With their upright, sword-like leaves and incredible durability, snake plants are popular houseplants found in homes worldwide. But can snake plants also live outdoors successfully? While they are primarily indoor plants, some snake plant varieties can adapt and thrive outside in the right climate conditions.
An In-Depth Overview of Snake Plants
Snake plants, also called mother-in-law’s tongue or Saint George’s sword, are native to the tropical regions of West Africa. There are around 70 diverse species within the Dracaena genus. Some of the most common varieties of snake plants include:
Dracaena trifasciata – This is the most popular indoor variety, known for its green banded leaves with light yellow edges. It can grow up to 4 feet tall.
Dracaena marginata – This variety features striking red edges on stiff, dark green upright leaves. It grows up to 6 feet tall.
Dracaena fragrans – Sometimes called corn plant, this variety is known for its tolerance of low light. Leaves are solid green with no banding.
Dracaena deremensis – This is a compact dwarf snake plant, perfect for containers. It reaches just 1-2 feet tall.
Dracaena compacta – A petite variety only 6-12 inches tall. It has green and white variegated leaves.
Snake plants are treasured for their natural air-purifying abilities and easy care requirements as houseplants. But how do different varieties of snake plants fare when grown outside?
Evaluating if Snake Plants Can Tolerate Outdoor Conditions
Some varieties of snake plants can tolerate outdoor growing conditions quite well, provided the environment meets their needs:
- Temperatures stay consistently above 55 degrees Fahrenheit – Snake plants cannot withstand frost or freezing temperatures.
- Humidity levels are moderate – Too extremely arid or too tropical of humidity may cause issues.
- Soil drains fast – Dense, soggy soil can lead to root rot.
- Sunlight is ample but mostly indirect – Too much direct hot mid-day sun will burn the leaves.
- Winds are not too strong – The sturdy, upright growth of snake plants helps them resist wind damage.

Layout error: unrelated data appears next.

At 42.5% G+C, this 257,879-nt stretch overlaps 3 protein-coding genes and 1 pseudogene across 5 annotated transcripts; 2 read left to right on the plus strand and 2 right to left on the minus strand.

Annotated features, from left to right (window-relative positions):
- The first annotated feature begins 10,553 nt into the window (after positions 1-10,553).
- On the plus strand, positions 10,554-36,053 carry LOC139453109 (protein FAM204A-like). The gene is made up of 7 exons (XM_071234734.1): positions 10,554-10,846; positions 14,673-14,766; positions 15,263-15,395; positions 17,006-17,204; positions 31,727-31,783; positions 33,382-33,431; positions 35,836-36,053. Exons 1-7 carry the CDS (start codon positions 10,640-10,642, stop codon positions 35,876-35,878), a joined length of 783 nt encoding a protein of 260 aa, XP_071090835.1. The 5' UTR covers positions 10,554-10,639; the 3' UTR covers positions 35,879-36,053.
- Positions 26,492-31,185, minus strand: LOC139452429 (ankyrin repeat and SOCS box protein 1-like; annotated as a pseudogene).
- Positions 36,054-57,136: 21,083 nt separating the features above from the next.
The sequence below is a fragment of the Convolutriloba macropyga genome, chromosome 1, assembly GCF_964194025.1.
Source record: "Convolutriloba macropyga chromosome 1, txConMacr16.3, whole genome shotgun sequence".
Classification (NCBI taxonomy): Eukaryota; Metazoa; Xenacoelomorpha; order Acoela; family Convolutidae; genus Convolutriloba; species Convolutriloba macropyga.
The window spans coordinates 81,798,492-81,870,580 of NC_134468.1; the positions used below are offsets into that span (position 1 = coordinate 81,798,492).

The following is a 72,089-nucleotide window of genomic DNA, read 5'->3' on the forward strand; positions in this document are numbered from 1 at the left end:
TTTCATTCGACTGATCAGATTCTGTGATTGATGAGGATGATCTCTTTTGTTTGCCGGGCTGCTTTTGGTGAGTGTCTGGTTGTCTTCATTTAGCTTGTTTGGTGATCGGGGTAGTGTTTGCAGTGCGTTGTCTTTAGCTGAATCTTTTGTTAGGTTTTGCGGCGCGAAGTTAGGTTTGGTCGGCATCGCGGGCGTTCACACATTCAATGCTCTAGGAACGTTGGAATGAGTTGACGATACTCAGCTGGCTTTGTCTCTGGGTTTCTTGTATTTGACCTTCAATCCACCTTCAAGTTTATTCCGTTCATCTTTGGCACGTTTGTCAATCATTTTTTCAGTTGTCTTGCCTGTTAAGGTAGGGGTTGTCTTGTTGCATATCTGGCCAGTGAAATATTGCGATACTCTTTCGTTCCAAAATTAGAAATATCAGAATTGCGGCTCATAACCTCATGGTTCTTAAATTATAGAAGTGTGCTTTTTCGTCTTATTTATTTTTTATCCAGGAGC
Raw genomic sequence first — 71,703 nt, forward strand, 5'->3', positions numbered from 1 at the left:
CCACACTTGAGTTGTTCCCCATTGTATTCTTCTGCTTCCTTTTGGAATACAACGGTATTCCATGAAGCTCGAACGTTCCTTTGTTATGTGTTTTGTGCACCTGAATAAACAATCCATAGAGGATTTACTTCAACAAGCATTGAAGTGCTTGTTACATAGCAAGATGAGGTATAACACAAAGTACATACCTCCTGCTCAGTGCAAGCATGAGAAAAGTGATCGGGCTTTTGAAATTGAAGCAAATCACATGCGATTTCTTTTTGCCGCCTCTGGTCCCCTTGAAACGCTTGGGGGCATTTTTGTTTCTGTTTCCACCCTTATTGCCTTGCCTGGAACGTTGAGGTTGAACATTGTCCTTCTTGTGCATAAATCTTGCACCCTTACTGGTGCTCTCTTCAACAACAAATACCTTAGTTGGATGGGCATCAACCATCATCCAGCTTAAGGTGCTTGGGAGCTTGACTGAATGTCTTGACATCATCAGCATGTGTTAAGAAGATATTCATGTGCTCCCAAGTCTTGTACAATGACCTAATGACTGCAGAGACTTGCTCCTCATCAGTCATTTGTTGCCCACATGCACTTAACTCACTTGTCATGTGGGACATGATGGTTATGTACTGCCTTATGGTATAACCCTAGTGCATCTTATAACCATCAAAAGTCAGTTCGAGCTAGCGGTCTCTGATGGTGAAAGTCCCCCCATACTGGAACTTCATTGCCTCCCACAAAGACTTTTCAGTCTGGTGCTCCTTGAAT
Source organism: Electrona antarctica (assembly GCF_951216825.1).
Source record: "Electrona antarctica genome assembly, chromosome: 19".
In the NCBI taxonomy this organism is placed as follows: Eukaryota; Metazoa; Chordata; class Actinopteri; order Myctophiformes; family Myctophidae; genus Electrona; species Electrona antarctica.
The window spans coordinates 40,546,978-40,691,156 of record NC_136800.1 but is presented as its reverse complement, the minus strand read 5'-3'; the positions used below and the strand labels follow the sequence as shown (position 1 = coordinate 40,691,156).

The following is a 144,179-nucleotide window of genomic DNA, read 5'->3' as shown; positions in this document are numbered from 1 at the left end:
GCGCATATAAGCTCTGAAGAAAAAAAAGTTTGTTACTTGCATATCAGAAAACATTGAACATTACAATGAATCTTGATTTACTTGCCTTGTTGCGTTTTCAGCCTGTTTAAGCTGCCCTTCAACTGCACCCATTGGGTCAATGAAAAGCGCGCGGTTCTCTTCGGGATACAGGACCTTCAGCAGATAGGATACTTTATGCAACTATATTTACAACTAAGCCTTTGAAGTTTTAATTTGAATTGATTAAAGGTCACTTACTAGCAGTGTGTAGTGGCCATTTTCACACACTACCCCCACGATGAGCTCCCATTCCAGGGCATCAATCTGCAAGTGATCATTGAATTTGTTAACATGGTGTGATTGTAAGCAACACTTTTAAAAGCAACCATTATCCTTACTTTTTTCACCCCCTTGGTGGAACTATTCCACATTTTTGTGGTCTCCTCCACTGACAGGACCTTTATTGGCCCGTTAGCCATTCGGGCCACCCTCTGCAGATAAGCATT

- Transitions between indoors and outdoors happen slowly – Gradual changes prevent shock.
The Best Outdoor Conditions for Thriving Snake Plants
Snake plants grow best outside year-round in warm, temperate regions that provide the following ideal conditions:
- Daytime temperatures ranging between 70-90°F.
- Evening temperatures that stay above 55°F at all times.
- Bright, indirect sunlight or light dappled afternoon shade.
- Average relative humidity around 50-60% – not too wet or dry.
- Shelter from strong winds, storms, and salt spray.
This optimal outdoor climate exists predominately in U.S. Department of Agriculture planting zones 9-11. Regions that fall into these warmer zones include Southern California, Texas, Florida, Hawaii, and the Gulf Coast.
How to Successfully Grow Snake Plants Outdoors ?
For gardeners living in regions warm enough to support outdoor snake plants, follow these tips:
- Plant snake plants outdoors in spring after the last expected frost date has passed. Choose a location that receives plentiful bright, indirect sunlight.
- Prepare the garden bed with well-draining soil, amended with bark chips, perlite, or sand to improve drainage.
- Space plants 2-3 feet apart to allow for ample air circulation and uninhibited growth.
- Water thoroughly whenever the top 1-2 inches of soil become dry, taking care to avoid soggy soil.
- Apply a balanced liquid fertilizer diluted to half strength every 4-6 weeks during the active spring and summer growing season.
- Monitor plants for potential pests like mealybugs, spider mites, and scale insects. Treat with horticultural oils if discovered.
- Bring snake plants back inside before nighttime temperatures start dropping below 55°F in fall.
- Consider sheltering plants in a covered patio or back porch area for some added protection from wind, rain, and other weather extremes.
Avoiding Common Problems for Outdoor Snake Plants
Watch for these potential issues when cultivating snake plants outdoors:
Sunburn – Move plants to a shadier location if leaves yellow or brown.
Frost damage – Bring plants indoors before temperatures reach freezing.
Root rot from wet soil – Improve drainage by amending soil.
Wind damage – Add shelter near the plants to block strong gusts of wind.
Mealybugs, spider mites – Apply horticultural oil sprays to treat.
Insufficient sunlight indoors – Supplement with grow lights.
With the ideal conditions, many snake plant varieties can thrive planted directly in the garden or in containers outside year-round in warm climates or seasonally in cooler zones. Just provide consistent warmth, bright indirect light, moderate humidity, fast-draining soil, shelter from weather extremes, and proper seasonal care.